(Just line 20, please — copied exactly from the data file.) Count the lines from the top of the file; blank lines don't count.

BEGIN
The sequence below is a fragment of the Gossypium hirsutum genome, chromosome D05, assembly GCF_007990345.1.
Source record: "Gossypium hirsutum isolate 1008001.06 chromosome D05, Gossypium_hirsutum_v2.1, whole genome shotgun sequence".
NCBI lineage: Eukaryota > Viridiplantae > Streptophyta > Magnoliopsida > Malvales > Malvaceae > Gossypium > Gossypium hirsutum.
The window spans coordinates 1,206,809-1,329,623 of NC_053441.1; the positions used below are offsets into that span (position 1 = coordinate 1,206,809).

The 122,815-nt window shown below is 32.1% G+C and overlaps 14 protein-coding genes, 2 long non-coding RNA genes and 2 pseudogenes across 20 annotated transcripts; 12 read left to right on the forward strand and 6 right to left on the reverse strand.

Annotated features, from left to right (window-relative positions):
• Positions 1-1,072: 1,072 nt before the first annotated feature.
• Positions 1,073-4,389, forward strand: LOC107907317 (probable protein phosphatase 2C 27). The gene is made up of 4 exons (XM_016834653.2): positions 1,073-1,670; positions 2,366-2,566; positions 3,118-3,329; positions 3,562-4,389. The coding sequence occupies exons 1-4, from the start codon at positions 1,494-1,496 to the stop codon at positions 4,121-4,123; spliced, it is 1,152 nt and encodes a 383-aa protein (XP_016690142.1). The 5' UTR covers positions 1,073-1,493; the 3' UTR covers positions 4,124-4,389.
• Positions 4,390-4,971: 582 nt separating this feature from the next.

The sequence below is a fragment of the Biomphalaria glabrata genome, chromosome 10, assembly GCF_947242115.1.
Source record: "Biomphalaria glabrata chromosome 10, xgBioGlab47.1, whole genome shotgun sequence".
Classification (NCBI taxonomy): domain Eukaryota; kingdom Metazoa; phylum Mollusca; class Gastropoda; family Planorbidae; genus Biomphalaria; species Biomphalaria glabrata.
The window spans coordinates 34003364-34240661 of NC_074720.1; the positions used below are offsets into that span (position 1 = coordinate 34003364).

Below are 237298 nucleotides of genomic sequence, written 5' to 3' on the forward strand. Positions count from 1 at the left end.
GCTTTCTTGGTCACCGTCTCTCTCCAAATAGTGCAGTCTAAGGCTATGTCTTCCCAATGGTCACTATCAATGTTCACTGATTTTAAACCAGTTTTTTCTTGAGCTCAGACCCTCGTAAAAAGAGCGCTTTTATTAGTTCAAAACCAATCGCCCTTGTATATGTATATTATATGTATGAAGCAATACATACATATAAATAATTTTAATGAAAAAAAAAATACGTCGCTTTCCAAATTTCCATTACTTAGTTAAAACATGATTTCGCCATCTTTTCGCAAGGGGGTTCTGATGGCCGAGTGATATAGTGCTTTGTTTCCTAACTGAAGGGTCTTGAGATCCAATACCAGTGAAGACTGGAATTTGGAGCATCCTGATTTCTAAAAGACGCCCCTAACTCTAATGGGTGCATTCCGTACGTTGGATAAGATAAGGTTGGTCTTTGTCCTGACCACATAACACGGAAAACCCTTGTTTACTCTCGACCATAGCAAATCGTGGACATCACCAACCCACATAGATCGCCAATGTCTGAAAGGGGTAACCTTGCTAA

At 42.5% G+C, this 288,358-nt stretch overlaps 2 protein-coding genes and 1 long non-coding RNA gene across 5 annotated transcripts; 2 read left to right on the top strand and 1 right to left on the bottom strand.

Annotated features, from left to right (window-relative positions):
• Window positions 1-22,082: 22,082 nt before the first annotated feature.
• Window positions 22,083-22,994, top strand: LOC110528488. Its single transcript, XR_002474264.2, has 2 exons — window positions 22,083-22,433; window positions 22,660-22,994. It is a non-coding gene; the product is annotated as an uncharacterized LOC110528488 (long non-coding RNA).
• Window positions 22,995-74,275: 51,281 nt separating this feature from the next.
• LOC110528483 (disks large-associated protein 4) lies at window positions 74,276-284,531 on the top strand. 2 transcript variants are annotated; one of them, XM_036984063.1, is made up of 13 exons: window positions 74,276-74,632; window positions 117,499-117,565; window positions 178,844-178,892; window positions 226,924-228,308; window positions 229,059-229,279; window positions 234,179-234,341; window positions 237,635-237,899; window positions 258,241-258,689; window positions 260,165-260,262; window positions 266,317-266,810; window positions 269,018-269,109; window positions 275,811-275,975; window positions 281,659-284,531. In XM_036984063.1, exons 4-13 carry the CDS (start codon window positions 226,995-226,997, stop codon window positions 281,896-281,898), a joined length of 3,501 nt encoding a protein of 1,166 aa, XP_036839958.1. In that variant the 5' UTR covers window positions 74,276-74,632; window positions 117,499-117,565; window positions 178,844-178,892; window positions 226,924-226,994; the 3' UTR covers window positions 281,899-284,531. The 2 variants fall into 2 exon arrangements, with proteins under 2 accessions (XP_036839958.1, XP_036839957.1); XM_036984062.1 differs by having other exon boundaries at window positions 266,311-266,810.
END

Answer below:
• Window positions 22,995-74,275: 51,281 nt separating this feature from the next.